The climate models under estimate the cooling effects of ocean surface evaporation. See my article below,
Major Errors Apparent in Climate Model Evaporation Estimates
WUWT, April 15, 2014 in Modeling. evaporation-estimates/

January 10, 2017 12:03 am

Right like the United Nations believe all this Bull Shine.

M Courtney
January 10, 2017 1:13 am

Even if there comes a day when the world completely stops emitting greenhouse gases into the atmosphere, coastal regions and island nations will continue to experience rising sea levels for centuries afterward…

Using the Precautionary Principle we must act as though this is true. The risk is too great to wait for conclusive evidence.
Therefore we must adapt to climate change. GHG restriction is of no meaningful benefit. It follows that the external costs of GHGs are now zero.
Thus using the cheapest energy is the only appropriate policy response.
How else can we adapt to these changes?

Jerry Henson
Reply to  M Courtney
January 10, 2017 7:14 am

M Courtney, I agree.
I am a retired ceo of my own company.
My first real introduction to the government application of the Precautionary
Principle was a discussion I had with a former NASA employee for space
missions. His application of the principle would have put me out of business.
Decisions have to be made on an ongoing basis concerning risks which
can/should be insured. The accuracy of these decisions directly effects
the bottom line.
The precautionary principle the watermelons wish us to apply would stop
capitalism, which is their real goal.

January 10, 2017 1:56 am

“longer-term impacts from sea-level rise should be seriously considered”
Okay, I seriously considered it and came to the conclusion that I cannot go back in time to undo past emissions. If there are centuries of sea level rise already build into the system, the only logical thing to do is not worry about it since there is nothing that can be done to stop it. There is no reason to spend billions trying to prevent something that cannot be prevented, at least for several centuries to come. So why waste billions trying to do so when we can simply concentrate on adapting to the changes, whatever they may be, as they begin to happen. That way, if their models are wrong and nothing catastrophic happens, we won’t have to spend anything.

Bill Illis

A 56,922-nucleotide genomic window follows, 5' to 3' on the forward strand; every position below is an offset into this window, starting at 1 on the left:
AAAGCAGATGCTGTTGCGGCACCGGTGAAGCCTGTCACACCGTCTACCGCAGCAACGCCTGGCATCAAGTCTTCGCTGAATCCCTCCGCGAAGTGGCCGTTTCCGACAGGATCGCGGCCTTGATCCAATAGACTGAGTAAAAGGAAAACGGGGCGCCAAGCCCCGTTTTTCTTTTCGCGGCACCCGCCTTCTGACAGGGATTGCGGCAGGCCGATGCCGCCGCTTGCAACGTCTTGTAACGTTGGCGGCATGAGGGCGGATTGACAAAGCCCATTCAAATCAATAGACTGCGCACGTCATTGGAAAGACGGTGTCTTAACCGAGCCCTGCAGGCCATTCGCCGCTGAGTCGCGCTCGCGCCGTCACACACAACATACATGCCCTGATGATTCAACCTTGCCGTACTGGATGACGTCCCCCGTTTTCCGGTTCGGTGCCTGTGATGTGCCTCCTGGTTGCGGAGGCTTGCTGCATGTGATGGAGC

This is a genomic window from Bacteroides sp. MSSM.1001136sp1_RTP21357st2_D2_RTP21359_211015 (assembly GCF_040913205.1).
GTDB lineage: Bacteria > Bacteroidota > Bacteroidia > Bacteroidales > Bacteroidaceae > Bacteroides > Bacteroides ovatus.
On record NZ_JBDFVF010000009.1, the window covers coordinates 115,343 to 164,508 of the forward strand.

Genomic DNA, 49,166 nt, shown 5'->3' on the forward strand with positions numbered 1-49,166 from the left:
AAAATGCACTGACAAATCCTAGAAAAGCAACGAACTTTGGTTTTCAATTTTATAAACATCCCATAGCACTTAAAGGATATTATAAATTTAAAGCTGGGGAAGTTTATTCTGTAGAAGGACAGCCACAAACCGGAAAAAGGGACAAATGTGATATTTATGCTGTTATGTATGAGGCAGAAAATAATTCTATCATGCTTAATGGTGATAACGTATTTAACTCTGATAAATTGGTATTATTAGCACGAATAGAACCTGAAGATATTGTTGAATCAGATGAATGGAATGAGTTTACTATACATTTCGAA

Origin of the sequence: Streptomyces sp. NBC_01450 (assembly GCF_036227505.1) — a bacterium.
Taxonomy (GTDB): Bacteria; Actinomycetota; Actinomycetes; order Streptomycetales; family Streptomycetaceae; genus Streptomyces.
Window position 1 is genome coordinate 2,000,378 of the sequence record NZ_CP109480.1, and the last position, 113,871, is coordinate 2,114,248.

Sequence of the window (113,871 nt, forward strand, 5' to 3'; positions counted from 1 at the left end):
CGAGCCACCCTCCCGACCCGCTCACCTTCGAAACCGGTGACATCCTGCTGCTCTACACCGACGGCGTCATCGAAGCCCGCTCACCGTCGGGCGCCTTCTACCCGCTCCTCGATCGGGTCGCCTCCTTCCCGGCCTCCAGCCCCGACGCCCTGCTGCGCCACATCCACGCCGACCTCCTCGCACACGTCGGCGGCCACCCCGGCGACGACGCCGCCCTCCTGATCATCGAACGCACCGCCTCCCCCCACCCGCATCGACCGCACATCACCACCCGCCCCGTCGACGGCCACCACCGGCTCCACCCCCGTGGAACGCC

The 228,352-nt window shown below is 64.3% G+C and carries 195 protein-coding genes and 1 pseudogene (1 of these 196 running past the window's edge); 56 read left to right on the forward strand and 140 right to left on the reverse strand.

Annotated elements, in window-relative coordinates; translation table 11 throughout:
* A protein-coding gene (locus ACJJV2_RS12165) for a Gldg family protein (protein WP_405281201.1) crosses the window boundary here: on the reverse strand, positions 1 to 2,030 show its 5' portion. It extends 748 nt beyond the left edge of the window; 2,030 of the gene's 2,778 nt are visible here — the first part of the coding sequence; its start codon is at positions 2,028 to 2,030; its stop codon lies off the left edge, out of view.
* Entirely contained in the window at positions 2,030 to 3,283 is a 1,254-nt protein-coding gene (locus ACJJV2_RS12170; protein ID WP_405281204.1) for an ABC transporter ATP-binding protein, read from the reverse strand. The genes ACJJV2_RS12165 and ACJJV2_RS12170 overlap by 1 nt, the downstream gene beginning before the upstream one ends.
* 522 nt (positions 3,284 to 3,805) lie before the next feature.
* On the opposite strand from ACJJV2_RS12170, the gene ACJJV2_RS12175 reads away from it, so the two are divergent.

January 10, 2017 3:26 am

We do not need any more climate science studies.
We have heard it all going on 100 times now.
Every possible disaster could happen. Do we really need to give someone another $1.0 million to come up with yet another recycled disaster scenario. There is no more point to it. We are just wasting money. Nothing new can come from any other studies.
Cut it off. Unless they want to actually “measure” something and present some data. We just need to know what is really going on rather than one more single disaster climate model study.

Reply to  Bill Illis
January 10, 2017 8:03 am

I agree.
It seems most of these studies were written by wanna-be sci-fi screen writers trying to enter the disaster movie business.

Reply to  Bill Illis
January 10, 2017 8:22 am

They are too busy trying to convince us that it is “settled science”,to notice they have run out of disaster scenarios.

Jeff Norman
January 10, 2017 4:40 am

“Natural sources for Methane and CO2 are well known, and have been around for millennia.” Only thousands of years? How about eons? You wouldn’t want your critics thinking you’re a young Earther.

January 10, 2017 5:29 am

So she’s saying greenhouse gases are like progressive ideologues and climate alarmists — the damage they do lingers long after they leave the scene.

Reply to  Gary
January 10, 2017 8:05 am


January 10, 2017 5:55 am

“As the heat goes into the ocean, it goes deeper and deeper, giving you continued thermal expansion,” Solomon explains. “Then it has to get transferred back to the atmosphere and emitted back into space to cool off, and that’s a very slow process of hundreds of years.”